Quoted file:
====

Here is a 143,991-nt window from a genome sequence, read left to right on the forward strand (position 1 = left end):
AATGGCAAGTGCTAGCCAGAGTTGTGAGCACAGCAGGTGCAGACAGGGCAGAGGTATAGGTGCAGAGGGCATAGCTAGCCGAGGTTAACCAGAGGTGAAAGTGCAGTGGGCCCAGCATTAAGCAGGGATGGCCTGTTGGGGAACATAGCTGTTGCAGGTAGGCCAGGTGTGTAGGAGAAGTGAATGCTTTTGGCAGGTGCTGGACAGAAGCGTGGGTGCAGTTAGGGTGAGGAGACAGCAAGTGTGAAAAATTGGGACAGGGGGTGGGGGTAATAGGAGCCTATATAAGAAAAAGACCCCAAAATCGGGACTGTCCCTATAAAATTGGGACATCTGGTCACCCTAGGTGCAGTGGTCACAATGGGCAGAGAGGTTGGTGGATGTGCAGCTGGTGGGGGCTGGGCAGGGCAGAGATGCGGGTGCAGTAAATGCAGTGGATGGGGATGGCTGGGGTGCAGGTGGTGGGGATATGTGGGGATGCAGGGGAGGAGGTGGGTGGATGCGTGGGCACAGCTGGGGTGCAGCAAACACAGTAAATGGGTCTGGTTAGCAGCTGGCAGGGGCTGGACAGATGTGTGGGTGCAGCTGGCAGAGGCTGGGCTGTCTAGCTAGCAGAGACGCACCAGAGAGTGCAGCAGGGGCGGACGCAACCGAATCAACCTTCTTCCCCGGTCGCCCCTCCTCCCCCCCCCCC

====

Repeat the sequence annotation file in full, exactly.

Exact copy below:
Here is a 143,991-nt window from a genome sequence, read left to right on the forward strand (position 1 = left end):
AATGGCAAGTGCTAGCCAGAGTTGTGAGCACAGCAGGTGCAGACAGGGCAGAGGTATAGGTGCAGAGGGCATAGCTAGCCGAGGTTAACCAGAGGTGAAAGTGCAGTGGGCCCAGCATTAAGCAGGGATGGCCTGTTGGGGAACATAGCTGTTGCAGGTAGGCCAGGTGTGTAGGAGAAGTGAATGCTTTTGGCAGGTGCTGGACAGAAGCGTGGGTGCAGTTAGGGTGAGGAGACAGCAAGTGTGAAAAATTGGGACAGGGGGTGGGGGTAATAGGAGCCTATATAAGAAAAAGACCCCAAAATCGGGACTGTCCCTATAAAATTGGGACATCTGGTCACCCTAGGTGCAGTGGTCACAATGGGCAGAGAGGTTGGTGGATGTGCAGCTGGTGGGGGCTGGGCAGGGCAGAGATGCGGGTGCAGTAAATGCAGTGGATGGGGATGGCTGGGGTGCAGGTGGTGGGGATATGTGGGGATGCAGGGGAGGAGGTGGGTGGATGCGTGGGCACAGCTGGGGTGCAGCAAACACAGTAAATGGGTCTGGTTAGCAGCTGGCAGGGGCTGGACAGATGTGTGGGTGCAGCTGGCAGAGGCTGGGCTGTCTAGCTAGCAGAGACGCACCAGAGAGTGCAGCAGGGGCGGACGCAACCGAATCAACCTTCTTCCCCGGTCGCCCCTCCTCCCCCCCCCCC